• The average cost per CCG of providing “aftercare” for mental health patients following their discharge has risen by 50 per cent since 2013-14
  • HSJ investigation finds 78 CCGs did not record how many patients they had on aftercare packages despite legal duty to monitor it
  • The data found 41 per cent of commissioners did not collect specific spending figures

Clinical commissioning groups are facing mounting costs for the care of people after they have been detained under the Mental Health Act, but many are not recording how many patients they have, HSJ can reveal.

An HSJ investigation has found the average cost per CCG of providing “aftercare” for mental health patients following their discharge has increased by 50 per cent since 2013-14, from £1.5m a year to £2.3m in 2016-17.

Paul Farmer

Paul Farmer

Paul Farmer: ‘Greater clarity is needed on how S117 is supposed to work’

Out of 209 CCGs, 78 said they did not record how many patients they had on aftercare packages. Ninety-seven did not know how much they were spending on it, which is potentially breaching the Mental Health Act 1983.

Under section 117 of the act, CCGs and local authorities have a statutory duty to provide support to patients discharged from hospital after being detained. The Mental Health Act code of practice also says commissioners should record how many patients are receiving aftercare, and what care they are receiving.

However, the act does not set out how councils and CCGs should co-commission aftercare and it is not clear what action will be taken against organisations failing to meet the requirements.

The data, compiled through freedom of information requests to all 209 CCGs and 151 councils that provide adult social care late last year, found 41 per cent did not collect specific S117 spending figures.

Nine CCGs and 20 councils refused HSJ’s data request on the grounds of time or costs. Many said the reason for this was because they would have to go through every patient’s record to work out if they were receiving S117 aftercare.

The investigation also found the cost of providing aftercare was increasing across the country. The findings included:

  • Twenty-nine CCGs predicted aftercare spending to rise from 2015-16 to 2016-17 with only eight expecting a drop, based on forecasts at the end of 2016 – 172 CCGs did not provide data or full-year estimates for 2016-17.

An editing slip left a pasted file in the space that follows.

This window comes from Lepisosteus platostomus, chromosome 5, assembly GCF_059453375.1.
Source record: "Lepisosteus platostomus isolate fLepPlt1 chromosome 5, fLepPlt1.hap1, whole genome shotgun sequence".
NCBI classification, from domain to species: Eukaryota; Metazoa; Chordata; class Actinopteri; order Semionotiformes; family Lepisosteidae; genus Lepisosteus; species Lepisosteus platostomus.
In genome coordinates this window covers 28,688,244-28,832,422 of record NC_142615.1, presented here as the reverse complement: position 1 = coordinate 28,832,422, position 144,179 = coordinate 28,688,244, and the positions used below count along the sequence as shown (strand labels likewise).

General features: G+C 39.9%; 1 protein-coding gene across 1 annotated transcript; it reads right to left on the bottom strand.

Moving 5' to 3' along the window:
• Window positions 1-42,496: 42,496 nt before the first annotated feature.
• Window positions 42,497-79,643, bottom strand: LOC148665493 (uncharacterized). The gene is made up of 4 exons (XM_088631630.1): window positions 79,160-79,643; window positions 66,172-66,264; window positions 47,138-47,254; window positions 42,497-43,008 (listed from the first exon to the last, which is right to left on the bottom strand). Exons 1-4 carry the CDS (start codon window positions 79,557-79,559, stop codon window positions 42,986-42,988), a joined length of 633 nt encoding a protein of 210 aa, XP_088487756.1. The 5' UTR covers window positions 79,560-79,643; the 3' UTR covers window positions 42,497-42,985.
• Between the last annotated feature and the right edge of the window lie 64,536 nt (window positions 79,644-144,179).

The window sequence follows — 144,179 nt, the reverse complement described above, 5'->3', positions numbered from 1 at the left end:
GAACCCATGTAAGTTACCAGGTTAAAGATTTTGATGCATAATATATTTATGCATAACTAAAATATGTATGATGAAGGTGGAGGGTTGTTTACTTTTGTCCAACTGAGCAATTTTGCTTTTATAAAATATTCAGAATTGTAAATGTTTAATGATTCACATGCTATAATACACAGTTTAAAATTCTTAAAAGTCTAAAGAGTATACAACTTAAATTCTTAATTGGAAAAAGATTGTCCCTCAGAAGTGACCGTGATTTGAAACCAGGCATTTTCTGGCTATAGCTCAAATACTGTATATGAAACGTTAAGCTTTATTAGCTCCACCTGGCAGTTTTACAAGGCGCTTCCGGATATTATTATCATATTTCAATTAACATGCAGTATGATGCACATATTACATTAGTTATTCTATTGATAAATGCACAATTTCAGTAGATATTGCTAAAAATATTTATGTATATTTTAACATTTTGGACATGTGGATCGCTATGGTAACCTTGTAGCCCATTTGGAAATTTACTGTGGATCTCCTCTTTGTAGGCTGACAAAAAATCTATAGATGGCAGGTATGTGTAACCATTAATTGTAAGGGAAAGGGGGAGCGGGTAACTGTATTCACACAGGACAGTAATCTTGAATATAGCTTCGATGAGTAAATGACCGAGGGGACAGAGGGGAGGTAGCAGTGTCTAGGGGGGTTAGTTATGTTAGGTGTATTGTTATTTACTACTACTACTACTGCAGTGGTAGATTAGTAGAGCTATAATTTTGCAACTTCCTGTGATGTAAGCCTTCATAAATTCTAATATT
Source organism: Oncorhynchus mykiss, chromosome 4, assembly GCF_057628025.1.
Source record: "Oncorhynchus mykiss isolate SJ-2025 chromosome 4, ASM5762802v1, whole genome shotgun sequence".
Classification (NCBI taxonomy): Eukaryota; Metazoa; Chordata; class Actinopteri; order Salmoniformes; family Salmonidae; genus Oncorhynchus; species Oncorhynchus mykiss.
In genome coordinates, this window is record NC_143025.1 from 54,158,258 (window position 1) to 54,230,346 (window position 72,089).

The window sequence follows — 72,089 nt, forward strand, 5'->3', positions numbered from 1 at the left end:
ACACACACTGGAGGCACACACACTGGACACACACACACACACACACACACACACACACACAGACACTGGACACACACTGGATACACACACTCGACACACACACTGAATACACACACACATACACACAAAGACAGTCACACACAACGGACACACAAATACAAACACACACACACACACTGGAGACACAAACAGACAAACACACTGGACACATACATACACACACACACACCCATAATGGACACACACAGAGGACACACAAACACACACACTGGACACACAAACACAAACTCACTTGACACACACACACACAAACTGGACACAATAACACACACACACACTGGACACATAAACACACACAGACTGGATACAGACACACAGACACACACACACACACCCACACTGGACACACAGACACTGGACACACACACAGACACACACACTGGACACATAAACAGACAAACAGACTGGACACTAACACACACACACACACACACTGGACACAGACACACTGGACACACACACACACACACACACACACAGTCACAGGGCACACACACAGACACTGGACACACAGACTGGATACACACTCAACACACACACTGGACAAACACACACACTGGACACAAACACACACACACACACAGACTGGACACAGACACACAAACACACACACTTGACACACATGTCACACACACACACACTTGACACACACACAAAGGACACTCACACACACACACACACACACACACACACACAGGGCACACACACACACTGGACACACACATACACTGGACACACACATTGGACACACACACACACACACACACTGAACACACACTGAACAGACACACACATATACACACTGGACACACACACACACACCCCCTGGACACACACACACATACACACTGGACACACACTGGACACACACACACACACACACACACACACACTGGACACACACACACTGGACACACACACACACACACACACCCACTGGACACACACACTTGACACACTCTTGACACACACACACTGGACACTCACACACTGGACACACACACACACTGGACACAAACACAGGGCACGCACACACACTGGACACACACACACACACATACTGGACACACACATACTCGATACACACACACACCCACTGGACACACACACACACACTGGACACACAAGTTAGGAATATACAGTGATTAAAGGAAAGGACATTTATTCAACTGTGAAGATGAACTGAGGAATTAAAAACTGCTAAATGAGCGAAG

• Only a small proportion of CCGs reported a drop in aftercare costs from 2013-14 to 2015-16.
  • The highest average cost per aftercare package in 2015-16 was £74,000 at Walsall CCG, with lowest being £1,112 at Basildon and Brentwood.

The number of people detained under the Mental Health Act has risen by about 30 per cent from 48,600 in 2011-12 to 63,600 in 2015-16, which could partly explain the rising cost of aftercare.

Mind chief executive Paul Farmer said it was “worrying” that some local authorities and CCGs could not say how much they were spending on S117 care, and called for a national framework for how it is managed.

Mr Farmer, who chaired the national Mental Health Taskforce, said if councils and CCGs were not recording the number of aftercare patients then it could mean they were receiving care they no longer needed or not having their needs reviewed.

He added: “Greater clarity is needed on how S117 is supposed to work.

“Each CCG and local authority should be working from a signed off care plan that specifically identifies aftercare needs. This is not only important for the person receiving support, but also because, if there isn’t a written plan in place, it becomes impossible to adequately review or discharge someone from their S117 care package.

“The legal framework around S117 is inadequate. National protocols would help ensure that people get the help they need, when they need it, regardless of where they live.”

A Department of Health spokeswoman said CCGs and councils have to comply with the S117 provisions on aftercare.

An NHS England spokeswoman added: “We support commissioners by providing them with clear guidance to identify and categorise mental health spend for financial planning and reporting.”

Increase in average section 117 aftercare costs per CCG

  2013-14 2014-15 2015-16 2016-17 (forecast)
CCGs submitting data 54 62 75 37
Average total £1,528,737.22 £2,063,287.92 £2,176,385.14 £2,330,389.86
Year on year % increase   34.97 5.48 7.08

The 20 CCGs with the largest proportional increase in section 117 aftercare costs

CCG2015-162016-17% increase
Southend CCG £42,256 £105,773 150.31%
Nottingham West CCG £50,296 £102,745 104.28%
Ipswich and East Suffolk CCG £920,018 £1,803,590 96.04%
Newark & Sherwood CCG £946,020 £1,806,214 90.93%
Greater Huddersfield CCG £1,178,522 £2,242,431 90.27%
Telford and Wrekin CCG £62,359 £104,688 67.88%
Thanet CCG £284,357 £460,520 61.95%
West Suffolk CCG £262,592 £398,959 51.93%
Nottingham North and East CCG £451,449 £608,172 34.72%
West Kent CCG £508,617 £669,688 31.67%
Newcastle Gateshead CCG £8,101,303 £10,476,387 29.32%
Darlington CCG £1,414,524 £1,784,267 26.14%
North Durham CCG £2,500,124 £3,149,408 25.97%
Mansfield and Ashfield CCG £2,993,427 £3,715,993 24.14%
North, East, West Devon CCG £8,815,197 £10,917,615 23.85%
Blackpool CCG £2,065,253 £2,498,310 20.97%
South Tees CCG £4,096,275 £4,909,494 19.85%
Hartlepool and Stockton-on-Tees CCG £3,157,669 £3,774,280 19.53%
North Lincolnshire CCG £1,086,709 £1,277,578 17.56%
Scarborough and Ryedale CCG £542,573 £637,179 17.44%